8.8 earthquake hits Chile; tsunami feared throughout eastern Pacific


BOGOTA, Colombia — The death toll is expected to rise from a devastating earthquake that struck Chile early Saturday morning and President Michelle Bachelet declared parts of her country catastrophe zones.

Interior Minister Edmundo Perez Yoma told reporters at a midday news conference that the magnitude 8.8 quake
with an epicenter 60 miles offshore from the port city of Concepcion
had left at least 122 dead. The death toll was later estimated at 147.

The first television transmission of the damage showed collapsed highway overpasses and buildings in south Santiago,
the capital, and in Concepcion. As many as 30 aftershocks, some of
magnitude 6.0 or higher, continued to strike the region throughout the

Coastal cities throughout the eastern Pacific region from Acapulco to Hawaii were bracing for possible tsunamis.

In Hawaii, civil defense sirens sounded at 6 a.m. local time alerted residents to the expected arrival of a tsunami of 3 feet to 6 feet by midday.

Chile’s Interior
Ministry said ocean surges reaching heights of 10 feet in Juan
Fernandez Islands left three dead and 13 missing. The port city of
Talcahuano was also struck by surges. The Vina del Mar International
Song Festival, taking place near the port city of Valparaiso, was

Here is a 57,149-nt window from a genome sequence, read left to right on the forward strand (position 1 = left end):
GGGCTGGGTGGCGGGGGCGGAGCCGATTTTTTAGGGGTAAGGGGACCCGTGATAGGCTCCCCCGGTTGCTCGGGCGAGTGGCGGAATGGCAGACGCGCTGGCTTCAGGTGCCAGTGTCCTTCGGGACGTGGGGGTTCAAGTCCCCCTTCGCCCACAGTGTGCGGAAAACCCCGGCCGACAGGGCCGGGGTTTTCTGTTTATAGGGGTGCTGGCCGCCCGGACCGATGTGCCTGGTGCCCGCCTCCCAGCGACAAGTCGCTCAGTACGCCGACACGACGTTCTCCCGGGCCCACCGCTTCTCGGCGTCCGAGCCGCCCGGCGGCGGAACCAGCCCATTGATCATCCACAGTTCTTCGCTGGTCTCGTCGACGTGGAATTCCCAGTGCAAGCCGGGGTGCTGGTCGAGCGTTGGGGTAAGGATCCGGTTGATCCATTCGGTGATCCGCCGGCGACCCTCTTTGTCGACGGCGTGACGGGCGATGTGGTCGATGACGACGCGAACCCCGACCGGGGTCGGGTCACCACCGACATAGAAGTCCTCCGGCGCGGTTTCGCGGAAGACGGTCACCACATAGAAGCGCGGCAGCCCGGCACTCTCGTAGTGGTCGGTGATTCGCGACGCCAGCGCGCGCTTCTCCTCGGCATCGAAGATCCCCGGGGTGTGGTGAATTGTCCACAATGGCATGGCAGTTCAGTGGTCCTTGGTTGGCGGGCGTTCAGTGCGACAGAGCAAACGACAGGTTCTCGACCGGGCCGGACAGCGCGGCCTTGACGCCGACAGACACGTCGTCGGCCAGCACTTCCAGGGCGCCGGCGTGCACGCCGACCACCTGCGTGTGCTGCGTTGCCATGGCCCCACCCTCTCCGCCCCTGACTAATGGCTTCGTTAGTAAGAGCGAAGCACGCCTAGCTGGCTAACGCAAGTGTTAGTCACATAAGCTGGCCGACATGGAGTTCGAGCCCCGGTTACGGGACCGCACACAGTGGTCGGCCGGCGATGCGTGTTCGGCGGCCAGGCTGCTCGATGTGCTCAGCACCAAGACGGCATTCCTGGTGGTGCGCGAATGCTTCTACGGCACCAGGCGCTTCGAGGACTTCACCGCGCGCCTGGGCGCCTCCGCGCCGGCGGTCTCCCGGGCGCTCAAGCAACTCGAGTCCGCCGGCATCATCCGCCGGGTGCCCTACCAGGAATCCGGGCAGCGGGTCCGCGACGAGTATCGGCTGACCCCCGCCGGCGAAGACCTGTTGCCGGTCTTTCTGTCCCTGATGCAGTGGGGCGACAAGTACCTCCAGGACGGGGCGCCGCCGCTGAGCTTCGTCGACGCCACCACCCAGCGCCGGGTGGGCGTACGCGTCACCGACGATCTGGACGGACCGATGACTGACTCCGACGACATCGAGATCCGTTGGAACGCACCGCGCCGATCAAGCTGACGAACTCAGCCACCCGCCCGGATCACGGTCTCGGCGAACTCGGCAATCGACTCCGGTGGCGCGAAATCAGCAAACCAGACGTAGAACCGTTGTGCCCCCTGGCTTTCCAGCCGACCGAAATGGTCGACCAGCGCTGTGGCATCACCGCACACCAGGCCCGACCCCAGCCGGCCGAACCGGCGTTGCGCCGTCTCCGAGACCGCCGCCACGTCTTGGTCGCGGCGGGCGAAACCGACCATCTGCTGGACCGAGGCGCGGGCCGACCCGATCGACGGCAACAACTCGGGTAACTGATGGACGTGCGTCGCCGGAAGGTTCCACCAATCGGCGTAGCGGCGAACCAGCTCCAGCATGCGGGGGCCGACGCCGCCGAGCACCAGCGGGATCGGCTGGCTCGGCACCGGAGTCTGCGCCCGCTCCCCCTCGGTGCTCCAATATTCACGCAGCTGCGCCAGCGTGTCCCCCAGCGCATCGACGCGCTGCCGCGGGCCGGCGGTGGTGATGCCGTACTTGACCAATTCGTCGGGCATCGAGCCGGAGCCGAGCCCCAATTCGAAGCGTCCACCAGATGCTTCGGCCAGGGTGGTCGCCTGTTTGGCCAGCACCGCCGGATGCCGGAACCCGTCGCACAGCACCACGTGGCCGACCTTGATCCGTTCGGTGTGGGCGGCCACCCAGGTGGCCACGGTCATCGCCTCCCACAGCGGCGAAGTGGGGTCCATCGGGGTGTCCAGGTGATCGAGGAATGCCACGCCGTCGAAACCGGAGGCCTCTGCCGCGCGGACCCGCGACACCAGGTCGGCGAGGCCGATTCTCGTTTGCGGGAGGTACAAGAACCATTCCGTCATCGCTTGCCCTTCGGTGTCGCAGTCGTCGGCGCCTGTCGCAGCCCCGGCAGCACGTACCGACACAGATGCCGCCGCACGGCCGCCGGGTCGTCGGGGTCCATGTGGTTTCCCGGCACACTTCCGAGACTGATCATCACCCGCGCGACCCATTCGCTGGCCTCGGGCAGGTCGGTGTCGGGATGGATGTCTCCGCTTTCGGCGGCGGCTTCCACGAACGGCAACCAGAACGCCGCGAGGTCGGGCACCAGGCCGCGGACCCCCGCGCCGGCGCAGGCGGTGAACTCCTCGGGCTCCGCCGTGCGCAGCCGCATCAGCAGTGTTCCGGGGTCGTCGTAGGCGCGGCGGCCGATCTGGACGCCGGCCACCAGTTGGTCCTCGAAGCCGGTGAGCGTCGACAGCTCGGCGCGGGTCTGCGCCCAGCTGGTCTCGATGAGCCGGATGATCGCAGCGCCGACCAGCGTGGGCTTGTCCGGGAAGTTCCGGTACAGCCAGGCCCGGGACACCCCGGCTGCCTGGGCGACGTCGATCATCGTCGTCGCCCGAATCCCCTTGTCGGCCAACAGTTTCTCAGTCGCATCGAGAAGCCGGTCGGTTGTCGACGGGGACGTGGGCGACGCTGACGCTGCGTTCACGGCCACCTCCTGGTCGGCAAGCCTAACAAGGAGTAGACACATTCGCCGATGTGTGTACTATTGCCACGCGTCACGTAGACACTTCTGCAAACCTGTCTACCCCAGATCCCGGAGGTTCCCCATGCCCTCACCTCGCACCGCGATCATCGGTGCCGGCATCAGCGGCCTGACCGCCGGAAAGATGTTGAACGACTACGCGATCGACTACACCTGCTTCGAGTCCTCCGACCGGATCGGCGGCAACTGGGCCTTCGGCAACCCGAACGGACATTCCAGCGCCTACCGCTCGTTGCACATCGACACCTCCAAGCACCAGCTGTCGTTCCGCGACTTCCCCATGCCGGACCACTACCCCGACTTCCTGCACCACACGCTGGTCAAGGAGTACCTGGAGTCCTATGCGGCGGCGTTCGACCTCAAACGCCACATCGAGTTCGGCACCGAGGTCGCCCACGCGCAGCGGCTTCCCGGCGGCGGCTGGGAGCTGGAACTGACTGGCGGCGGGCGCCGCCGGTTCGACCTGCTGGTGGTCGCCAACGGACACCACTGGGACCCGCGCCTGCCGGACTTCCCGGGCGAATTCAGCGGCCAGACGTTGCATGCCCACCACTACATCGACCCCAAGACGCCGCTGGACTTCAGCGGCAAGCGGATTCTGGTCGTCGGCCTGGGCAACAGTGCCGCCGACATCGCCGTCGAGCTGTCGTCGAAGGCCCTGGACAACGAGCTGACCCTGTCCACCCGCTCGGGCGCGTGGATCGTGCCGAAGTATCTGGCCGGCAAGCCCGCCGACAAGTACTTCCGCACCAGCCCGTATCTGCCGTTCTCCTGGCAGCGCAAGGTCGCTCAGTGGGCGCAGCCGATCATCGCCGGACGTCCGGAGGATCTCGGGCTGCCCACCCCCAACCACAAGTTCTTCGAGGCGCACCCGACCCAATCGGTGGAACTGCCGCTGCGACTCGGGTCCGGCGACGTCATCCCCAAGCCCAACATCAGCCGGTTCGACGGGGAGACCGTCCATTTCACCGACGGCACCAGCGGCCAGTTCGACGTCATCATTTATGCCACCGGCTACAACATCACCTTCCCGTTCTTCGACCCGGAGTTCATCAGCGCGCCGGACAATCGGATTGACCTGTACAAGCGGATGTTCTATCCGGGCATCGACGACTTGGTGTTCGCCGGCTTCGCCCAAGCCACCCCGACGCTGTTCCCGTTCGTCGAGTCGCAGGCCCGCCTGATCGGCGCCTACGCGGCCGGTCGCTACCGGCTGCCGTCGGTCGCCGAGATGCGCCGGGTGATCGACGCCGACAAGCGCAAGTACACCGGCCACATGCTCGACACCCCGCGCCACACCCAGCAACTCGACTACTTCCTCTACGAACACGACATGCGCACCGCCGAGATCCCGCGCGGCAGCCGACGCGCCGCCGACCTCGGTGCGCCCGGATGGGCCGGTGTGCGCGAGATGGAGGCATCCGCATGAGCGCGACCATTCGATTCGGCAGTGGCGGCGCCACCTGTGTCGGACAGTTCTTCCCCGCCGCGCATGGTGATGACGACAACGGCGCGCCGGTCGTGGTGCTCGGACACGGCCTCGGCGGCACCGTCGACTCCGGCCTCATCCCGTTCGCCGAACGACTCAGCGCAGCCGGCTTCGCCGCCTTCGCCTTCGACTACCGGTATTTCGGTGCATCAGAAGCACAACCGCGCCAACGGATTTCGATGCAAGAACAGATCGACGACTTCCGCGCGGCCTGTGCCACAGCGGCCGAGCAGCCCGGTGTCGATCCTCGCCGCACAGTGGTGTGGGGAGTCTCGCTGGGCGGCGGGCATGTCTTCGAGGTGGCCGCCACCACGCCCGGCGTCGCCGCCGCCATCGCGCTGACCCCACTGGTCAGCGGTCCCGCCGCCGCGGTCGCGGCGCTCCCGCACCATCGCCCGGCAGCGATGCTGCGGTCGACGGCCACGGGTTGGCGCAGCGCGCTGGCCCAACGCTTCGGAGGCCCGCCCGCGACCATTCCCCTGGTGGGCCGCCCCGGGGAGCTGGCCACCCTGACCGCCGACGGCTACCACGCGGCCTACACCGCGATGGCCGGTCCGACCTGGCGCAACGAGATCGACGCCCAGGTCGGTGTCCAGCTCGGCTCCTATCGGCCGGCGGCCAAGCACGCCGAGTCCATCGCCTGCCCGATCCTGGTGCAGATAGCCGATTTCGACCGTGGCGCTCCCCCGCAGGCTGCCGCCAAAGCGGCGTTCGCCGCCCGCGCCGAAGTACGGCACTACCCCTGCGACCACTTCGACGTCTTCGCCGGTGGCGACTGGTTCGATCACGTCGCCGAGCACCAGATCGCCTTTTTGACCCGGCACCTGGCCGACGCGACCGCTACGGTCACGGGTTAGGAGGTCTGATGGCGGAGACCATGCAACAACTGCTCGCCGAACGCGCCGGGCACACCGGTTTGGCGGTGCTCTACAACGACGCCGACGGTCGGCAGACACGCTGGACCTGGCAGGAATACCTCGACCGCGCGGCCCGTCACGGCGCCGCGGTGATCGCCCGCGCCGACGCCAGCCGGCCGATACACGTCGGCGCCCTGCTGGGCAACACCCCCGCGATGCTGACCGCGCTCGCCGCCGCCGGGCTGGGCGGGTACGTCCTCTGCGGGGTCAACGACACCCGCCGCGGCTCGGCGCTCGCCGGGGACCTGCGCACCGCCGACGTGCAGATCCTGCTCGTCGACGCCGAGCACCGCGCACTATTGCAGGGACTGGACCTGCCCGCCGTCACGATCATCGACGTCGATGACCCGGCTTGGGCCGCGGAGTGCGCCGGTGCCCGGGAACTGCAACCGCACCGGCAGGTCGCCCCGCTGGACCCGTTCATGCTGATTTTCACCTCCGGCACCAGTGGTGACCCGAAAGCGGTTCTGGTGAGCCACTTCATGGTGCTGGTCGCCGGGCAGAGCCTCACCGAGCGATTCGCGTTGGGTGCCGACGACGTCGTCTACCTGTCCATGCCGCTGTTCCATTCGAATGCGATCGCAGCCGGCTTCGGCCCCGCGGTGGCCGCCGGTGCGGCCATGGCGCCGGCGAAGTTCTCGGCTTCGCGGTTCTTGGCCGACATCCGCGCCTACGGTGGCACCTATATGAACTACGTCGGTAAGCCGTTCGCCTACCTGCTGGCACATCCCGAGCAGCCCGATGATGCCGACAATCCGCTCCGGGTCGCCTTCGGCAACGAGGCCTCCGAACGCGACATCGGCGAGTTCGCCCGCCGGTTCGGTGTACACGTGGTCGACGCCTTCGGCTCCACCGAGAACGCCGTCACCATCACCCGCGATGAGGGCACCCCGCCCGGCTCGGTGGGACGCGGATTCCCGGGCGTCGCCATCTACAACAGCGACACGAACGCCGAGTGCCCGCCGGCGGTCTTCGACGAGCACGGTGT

suspended until further notice.

President-elect Sebastian Pinera,
who takes office in two weeks, told reporters that in addition to
scores of deaths the country had suffered serious damage to its
infrastructure, including highways airports and housing.

This earthquake has delivered a tremendous blow to
Chilean society, Pinera said. “Our government will do everything for
the recovery and to accelerate reconstruction.”

International relief efforts will be stretched thin in Chile, as efforts to deal with the devastation of Haiti’s earthquake in January are still continuing.

The quake in Chile, lasting at least 30 seconds, struck about 3:30 a.m. local time. Residents of Santiago, many of them in their pajamas, poured into the streets. The city’s international airport remained closed Saturday afternoon.

The White House pledged support in Chile’s hour of need, and the State Department said all its personnel in the country had been accounted for.

Yoma said emergency rescue teams were in operation in various cities

Fires broke out in Valparaiso and Concepcion, owing apparently to gas leaks.

Telephone and electric power were out and water
services were all down in many cities for much of Saturday morning, and
communication was problematic.

Television reports showed extensive damage in the Maule region 150 miles south of Santiago. One bridge there, over the Claro River, had collapsed, according to local reports. In Talca, an agricultural and wine zone 150 miles south of Santiago, reported 35 deaths.

Santiago residents reported heavy smoke, and a fire at an unidentified chemical plant raged for much of the day.

Chile was also
the scene of one of the world’s strongest earthquakes ever recorded in
1960 that left hundreds dead. The quakes are caused by the recurring
collision of tectonic plates off the Chilean coastline.

In geologic terms, Chile is on the edge of the so-called circle of fire, a seismically active region bordering the Pacific Ocean
.The activity accrues from the ongoing collision of the Nasca tectonic
plate with the South American plate that produce frequent quakes,
notably the 7.9 magnitude Pisco Peru quake in August 2007 that killed 600.

(c) 2010, Los Angeles Times.

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Distributed by McClatchy-Tribune Information Services.


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